they kept coming up and saying it's okay. we're going to get help. >> the police officers, we got one of the trestle tables that had been used for merchandise and we gently shuffled her across onto the trestle table and with the police officers, we carried her down on this makeshift stretcher. >> did her dad call you? >> he called me. eventually he got through and then reunited with his daughter. >> kim, you haven't had a chance to process this, have you? >> no, not, no. i can't get to sleep at night. but when i have, as soon as i wake up, it's just there, the carnage, because the whole hour that we were stuck there, all i could see was either dead bodies, body parts, blood and -- >> injured people. >> injured people and hearing them crying out.
and they happen easily. the other side of this... is they can be removed... easily. spray and wash's... powerful formula... removes over 100 stains. spray and wash. better on over 100 stains. sure! shut-up! ♪ i can do that! ♪ do i have to? i don't want there to be white marks. good bye beautiful dress i never got to wear. nothing! no dust, there's no marks... it's really dry! what is this? oh my god, it's dove! i knew it! it's a 48 hour antiperspirant... no white marks... ...on a 100 colors. i would absolutely use this. i think you converted me! ♪ ♪ new lysol kitchen pro eliminates 99.9% of bacteria without any harsh chemical residue.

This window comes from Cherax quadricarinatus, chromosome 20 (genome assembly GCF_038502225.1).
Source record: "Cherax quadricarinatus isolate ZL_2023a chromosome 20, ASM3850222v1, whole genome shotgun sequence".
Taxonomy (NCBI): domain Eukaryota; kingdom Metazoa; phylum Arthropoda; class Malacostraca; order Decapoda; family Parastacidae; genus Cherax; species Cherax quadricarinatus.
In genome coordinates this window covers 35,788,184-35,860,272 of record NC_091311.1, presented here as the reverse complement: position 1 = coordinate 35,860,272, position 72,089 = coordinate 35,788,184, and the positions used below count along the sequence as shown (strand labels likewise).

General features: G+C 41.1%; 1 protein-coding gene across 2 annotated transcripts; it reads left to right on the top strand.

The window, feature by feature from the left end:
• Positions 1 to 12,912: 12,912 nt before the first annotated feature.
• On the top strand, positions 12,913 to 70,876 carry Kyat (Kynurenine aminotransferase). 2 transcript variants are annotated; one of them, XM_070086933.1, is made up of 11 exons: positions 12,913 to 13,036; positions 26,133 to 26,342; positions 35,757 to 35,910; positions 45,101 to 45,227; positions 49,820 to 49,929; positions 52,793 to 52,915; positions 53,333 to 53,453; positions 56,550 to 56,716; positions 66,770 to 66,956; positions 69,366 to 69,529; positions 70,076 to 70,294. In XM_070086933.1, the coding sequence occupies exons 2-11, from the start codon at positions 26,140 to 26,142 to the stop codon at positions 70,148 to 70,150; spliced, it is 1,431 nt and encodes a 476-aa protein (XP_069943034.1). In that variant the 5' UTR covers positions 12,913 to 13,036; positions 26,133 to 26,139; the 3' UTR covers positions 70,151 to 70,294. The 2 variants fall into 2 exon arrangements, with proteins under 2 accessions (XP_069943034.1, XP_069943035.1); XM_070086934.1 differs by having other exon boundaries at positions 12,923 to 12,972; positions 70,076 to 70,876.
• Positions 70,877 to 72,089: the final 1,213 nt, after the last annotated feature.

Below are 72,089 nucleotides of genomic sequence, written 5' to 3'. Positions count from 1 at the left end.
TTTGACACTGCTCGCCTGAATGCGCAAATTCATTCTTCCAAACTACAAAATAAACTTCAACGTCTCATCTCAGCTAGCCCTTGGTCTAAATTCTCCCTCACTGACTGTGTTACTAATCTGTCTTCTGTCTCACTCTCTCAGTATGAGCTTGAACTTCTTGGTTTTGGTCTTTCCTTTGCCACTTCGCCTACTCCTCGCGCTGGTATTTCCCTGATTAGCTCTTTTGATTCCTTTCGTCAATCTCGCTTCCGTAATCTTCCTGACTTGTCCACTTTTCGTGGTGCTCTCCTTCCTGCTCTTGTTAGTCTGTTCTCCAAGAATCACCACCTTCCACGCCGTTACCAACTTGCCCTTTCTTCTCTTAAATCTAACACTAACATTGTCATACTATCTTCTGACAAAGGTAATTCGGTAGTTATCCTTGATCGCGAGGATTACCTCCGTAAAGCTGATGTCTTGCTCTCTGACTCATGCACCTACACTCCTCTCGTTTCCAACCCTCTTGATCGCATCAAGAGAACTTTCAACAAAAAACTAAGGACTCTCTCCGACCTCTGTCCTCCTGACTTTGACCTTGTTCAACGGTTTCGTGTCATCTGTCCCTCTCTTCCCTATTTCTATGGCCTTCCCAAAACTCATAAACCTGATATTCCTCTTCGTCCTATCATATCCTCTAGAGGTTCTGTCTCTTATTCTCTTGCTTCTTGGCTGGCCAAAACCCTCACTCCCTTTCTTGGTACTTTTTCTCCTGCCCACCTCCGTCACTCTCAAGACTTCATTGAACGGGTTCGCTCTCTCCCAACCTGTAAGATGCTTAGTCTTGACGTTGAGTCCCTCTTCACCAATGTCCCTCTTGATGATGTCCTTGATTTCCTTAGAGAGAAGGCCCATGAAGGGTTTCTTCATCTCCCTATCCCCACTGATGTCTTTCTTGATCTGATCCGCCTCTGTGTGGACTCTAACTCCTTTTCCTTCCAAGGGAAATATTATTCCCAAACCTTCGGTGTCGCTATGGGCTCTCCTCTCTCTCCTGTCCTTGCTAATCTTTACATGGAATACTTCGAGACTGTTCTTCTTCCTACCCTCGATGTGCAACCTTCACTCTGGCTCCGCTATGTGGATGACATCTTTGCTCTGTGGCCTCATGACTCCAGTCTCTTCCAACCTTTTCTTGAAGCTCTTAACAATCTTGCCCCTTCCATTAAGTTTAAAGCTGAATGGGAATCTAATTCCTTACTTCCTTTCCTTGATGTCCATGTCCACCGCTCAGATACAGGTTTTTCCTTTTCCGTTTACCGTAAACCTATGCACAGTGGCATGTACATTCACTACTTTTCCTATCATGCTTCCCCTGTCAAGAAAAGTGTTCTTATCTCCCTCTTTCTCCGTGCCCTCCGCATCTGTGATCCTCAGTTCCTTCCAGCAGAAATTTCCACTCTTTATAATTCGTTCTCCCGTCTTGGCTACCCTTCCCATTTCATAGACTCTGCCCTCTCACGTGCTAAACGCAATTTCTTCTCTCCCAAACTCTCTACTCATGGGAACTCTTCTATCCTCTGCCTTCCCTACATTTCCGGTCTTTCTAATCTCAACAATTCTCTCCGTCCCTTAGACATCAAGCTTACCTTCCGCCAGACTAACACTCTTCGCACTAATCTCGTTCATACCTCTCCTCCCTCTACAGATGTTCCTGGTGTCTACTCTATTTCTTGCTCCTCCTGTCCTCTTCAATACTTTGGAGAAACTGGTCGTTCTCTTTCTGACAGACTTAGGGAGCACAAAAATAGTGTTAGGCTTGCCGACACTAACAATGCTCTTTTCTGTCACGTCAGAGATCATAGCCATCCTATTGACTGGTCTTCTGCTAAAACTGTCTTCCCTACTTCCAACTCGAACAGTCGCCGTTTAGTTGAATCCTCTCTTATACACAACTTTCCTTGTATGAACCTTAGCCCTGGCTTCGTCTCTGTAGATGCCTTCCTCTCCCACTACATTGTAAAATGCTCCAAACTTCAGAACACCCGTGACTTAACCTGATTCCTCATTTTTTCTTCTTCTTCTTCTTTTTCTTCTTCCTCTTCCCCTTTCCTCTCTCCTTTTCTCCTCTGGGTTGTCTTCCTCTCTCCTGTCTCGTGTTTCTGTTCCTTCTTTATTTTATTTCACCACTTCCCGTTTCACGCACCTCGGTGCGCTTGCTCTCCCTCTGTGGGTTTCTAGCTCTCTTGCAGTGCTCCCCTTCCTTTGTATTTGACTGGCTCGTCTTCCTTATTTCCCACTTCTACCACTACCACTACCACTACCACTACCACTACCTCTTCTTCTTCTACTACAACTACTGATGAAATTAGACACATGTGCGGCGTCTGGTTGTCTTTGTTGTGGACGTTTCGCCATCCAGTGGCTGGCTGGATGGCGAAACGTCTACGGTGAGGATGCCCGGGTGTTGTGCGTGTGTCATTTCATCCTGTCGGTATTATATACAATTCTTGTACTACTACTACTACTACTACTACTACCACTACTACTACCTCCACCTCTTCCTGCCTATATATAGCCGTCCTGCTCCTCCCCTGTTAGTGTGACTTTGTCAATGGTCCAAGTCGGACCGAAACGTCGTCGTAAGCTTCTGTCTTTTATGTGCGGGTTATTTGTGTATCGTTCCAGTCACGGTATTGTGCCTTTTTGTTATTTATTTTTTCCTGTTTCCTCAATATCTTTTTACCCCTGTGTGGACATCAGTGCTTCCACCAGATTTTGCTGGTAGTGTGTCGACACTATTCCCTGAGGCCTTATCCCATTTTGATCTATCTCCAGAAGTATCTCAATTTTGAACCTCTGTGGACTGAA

researchers have known for some time that there's a link between drinking and breast cancer, but a new report says even one drink a day can increase the risk. here's dr. john lapook. >> a study found that one small glass of wine, beer or other alcohol daily was associated with an increased risk of breast cancer. for premenopausal women. the risk increased 5%. for post menopausal women it increased 9%. this doctor is one of the authors. >> the risk of breast cancer does increase with more alcohol, so that two drinks a day can give you twice the risk of one drink a day or three drinks a day increases the risk by three times.
>> on the positive side, vigorous exercise such as running, fast cycling or spinning was associated with a 17% lower risk in premenopausal women and a 10% risk in post menopausal women. >> we wouldn't recommend somebody drink four drinks a night on the weekend and then the next morning if they go for a jog it will cure everything. it may not work that way. women who keep their weight at a normal range, who are physically active, limit their alcohol to one drink a day, that can significantly reduce risk for developing breast cancer. >> on the one hand, alcohol increases the risk of breast cancer. on the other hand, in moderation, it may decrease the risk of heart disease. so it's a balancing act that has to take into account which disease is the bigger threat for any one woman. for years now, cancer patients have been warned by doctors that they should seek aggressive treatment. but recently there's a new school of thought that says less is more.